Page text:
Club for Growth Supports Ryan’s No-Tariff-Increase Pledge

Doug Sachtleben - January 05th, 2017

“The President-elect’s threat of a ‘big border tax is bad policy and bad precedent.”


Washington, DC – Club for Growth president David McIntosh released the following statement in response to published reports that Speaker Paul Ryan said, “We’re not going to be raising tariffs”:

“The President-elect’s threat of a ‘big border tax’ is bad policy and bad precedent, and we applaud Speaker Ryan for unequivocally ruling out tariff increases,” said Club for Growth president David McIntosh. “American consumers, workers, and businesses would be the big losers if tariffs were used to arbitrarily punish companies. Taking that threat off the table is a smart move by the Speaker of the House.”

Note: In a column posted yesterday on, Club President David McIntosh outlined the Club’s opposition to the President-elect’s “big border tax”:

Club for Growth Backs House Leadership’s Warning Against Tariffs

Doug Sachtleben - December 05th, 2016

“Tax cuts and deregulation will make the American economy great again, but tariffs and trade wars will make it tank again.”

 Washington, DC – Club for Growth president David McIntosh released the following statement in response to published reports that “House Majority Leader Kevin McCarthy refused to back President-elect Donald Trump’s push for a 35-percent tariff on companies that move operations abroad…”:

“Tax cuts and deregulation will make the American economy great again, but tariffs and trade wars will make it tank again,” said Club for Growth president David McIntosh. “The president-elect is spot on when he calls for cutting taxes and federal regulations, but 35-percent tariffs would be devastating to consumers and businesses. The Majority Leader is right to caution against protectionism and to urge a robust debate on free markets and trade.”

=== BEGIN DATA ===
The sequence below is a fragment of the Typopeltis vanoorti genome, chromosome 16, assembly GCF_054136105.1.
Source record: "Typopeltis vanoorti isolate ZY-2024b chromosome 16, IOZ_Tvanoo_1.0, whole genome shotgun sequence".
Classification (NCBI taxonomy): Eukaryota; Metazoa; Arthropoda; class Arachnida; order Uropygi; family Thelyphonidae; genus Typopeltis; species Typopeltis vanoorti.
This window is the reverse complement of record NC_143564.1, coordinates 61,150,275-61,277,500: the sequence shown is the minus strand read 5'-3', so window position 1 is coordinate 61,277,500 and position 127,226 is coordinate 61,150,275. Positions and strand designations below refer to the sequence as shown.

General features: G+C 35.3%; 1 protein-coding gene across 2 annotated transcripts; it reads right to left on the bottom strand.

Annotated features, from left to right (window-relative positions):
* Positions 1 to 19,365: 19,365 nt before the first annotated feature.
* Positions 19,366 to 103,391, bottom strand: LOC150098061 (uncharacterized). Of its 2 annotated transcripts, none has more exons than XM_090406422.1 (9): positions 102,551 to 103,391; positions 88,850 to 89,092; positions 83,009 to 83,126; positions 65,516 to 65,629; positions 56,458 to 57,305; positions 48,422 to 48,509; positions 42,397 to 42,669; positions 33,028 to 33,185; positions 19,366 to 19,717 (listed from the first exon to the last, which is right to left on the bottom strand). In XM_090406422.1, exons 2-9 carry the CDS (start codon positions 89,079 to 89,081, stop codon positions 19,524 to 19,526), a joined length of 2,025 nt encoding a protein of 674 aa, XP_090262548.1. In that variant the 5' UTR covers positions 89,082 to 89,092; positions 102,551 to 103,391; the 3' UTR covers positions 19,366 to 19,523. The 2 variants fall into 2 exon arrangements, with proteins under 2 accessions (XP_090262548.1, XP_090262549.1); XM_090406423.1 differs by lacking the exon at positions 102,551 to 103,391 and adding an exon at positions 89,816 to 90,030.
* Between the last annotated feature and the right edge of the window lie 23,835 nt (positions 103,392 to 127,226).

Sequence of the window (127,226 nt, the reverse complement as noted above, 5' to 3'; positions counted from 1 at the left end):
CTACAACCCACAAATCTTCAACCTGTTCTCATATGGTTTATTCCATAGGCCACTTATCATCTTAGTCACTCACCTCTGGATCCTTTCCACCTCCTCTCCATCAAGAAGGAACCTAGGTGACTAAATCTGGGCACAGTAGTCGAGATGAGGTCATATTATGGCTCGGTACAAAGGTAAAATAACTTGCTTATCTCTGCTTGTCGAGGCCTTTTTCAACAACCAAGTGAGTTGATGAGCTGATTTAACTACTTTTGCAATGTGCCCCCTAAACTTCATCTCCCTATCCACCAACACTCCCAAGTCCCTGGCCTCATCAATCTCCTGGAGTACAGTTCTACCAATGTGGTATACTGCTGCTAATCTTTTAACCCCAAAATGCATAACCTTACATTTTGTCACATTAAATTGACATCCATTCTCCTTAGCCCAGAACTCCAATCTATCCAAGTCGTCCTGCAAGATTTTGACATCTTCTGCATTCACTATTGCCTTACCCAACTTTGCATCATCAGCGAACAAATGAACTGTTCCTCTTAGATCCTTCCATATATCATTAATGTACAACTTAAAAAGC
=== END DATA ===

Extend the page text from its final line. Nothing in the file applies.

Trump Should Tread Softly On His New Trade Agenda

Doug Sachtleben - December 02nd, 2016

In an op-ed published (11/28/16) in Investor’s Business Daily, Club President David McIntosh and Cato Institute Adjunct Scholar Scott Lincicome addressed economic and legal concerns in the President-elect’s trade rhetoric.


President-Elect Donald Trump has released an ambitious to-do list. His plans for cutting individual and corporate taxes, for repealing and replacing ObamaCare, and for regulatory reform all hold great promise. But his threat to dismantle the North American Free Trade Agreement (NAFTA), and to use import duties to force our trading partners to bend to his will, would tank any economic recovery and have severe constitutional implications.

It’s crucial to remember the tremendous benefits of trade, particularly through NAFTA.  About one-third of all U.S. merchandise exports are bought by Mexico and Canada, and exports from our service industries and from the agriculture sector have risen dramatically under the agreement.

Thanks to imports, American families effectively stretch their pay check by about $10,000 each year. Around 800,000 American auto industry jobs depend on a seamless North American supply chain to stay globally competitive. American-made raw materials constitute about 40% of the content of the products we import from Mexico, and almost 75% of all U.S. inputs that return here as finished goods come from Canada and Mexico. Undoing NAFTA would cause job losses, lower living standards and economic calamity.

The imposition of tariffs punishes all American consumers, and businesses that use cheap imports as raw material in the things they make. The reward for tariffs goes to a select few in a certain politically connected industry that is being protected. It’s cronyism that hurts all Americans and does nothing to fix whatever perceived problem there was with trade.